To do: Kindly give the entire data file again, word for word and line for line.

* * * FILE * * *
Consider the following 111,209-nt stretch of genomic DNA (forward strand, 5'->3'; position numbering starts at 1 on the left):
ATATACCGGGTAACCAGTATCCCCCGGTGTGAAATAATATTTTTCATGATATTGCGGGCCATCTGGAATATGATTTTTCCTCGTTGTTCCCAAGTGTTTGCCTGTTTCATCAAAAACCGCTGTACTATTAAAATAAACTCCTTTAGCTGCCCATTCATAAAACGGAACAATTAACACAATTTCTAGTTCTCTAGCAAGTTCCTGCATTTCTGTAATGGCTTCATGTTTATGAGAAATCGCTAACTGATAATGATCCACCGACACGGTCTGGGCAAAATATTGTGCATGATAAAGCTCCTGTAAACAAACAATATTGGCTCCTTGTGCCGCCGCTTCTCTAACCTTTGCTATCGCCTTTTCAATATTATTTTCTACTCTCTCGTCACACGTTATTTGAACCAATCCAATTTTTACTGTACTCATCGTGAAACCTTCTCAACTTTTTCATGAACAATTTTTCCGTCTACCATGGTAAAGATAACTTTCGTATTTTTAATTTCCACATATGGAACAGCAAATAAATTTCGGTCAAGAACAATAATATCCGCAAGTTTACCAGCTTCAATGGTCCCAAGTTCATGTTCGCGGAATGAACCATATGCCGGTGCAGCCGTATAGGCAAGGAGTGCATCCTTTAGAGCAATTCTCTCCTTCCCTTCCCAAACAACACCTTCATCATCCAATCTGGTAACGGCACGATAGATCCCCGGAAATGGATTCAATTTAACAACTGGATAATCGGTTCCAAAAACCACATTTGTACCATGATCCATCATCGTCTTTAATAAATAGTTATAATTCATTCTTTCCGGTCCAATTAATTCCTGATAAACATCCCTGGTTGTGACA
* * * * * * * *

Consider the following 111,209-nt stretch of genomic DNA (forward strand, 5'->3'; position numbering starts at 1 on the left):
ATATACCGGGTAACCAGTATCCCCCGGTGTGAAATAATATTTTTCATGATATTGCGGGCCATCTGGAATATGATTTTTCCTCGTTGTTCCCAAGTGTTTGCCTGTTTCATCAAAAACCGCTGTACTATTAAAATAAACTCCTTTAGCTGCCCATTCATAAAACGGAACAATTAACACAATTTCTAGTTCTCTAGCAAGTTCCTGCATTTCTGTAATGGCTTCATGTTTATGAGAAATCGCTAACTGATAATGATCCACCGACACGGTCTGGGCAAAATATTGTGCATGATAAAGCTCCTGTAAACAAACAATATTGGCTCCTTGTGCCGCCGCTTCTCTAACCTTTGCTATCGCCTTTTCAATATTATTTTCTACTCTCTCGTCACACGTTATTTGAACCAATCCAATTTTTACTGTACTCATCGTGAAACCTTCTCAACTTTTTCATGAACAATTTTTCCGTCTACCATGGTAAAGATAACTTTCGTATTTTTAATTTCCACATATGGAACAGCAAATAAATTTCGGTCAAGAACAATAATATCCGCAAGTTTACCAGCTTCAATGGTCCCAAGTTCATGTTCGCGGAATGAACCATATGCCGGTGCAGCCGTATAGGCAAGGAGTGCATCCTTTAGAGCAATTCTCTCCTTCCCTTCCCAAACAACACCTTCATCATCCAATCTGGTAACGGCACGATAGATCCCCGGAAATGGATTCAATTTAACAACTGGATAATCGGTTCCAAAAACCACATTTGTACCATGATCCATCATCGTCTTTAATAAATAGTTATAATTCATTCTTTCCGGTCCAATTAATTCCTGATAAACATCCCTGGTTGTGACA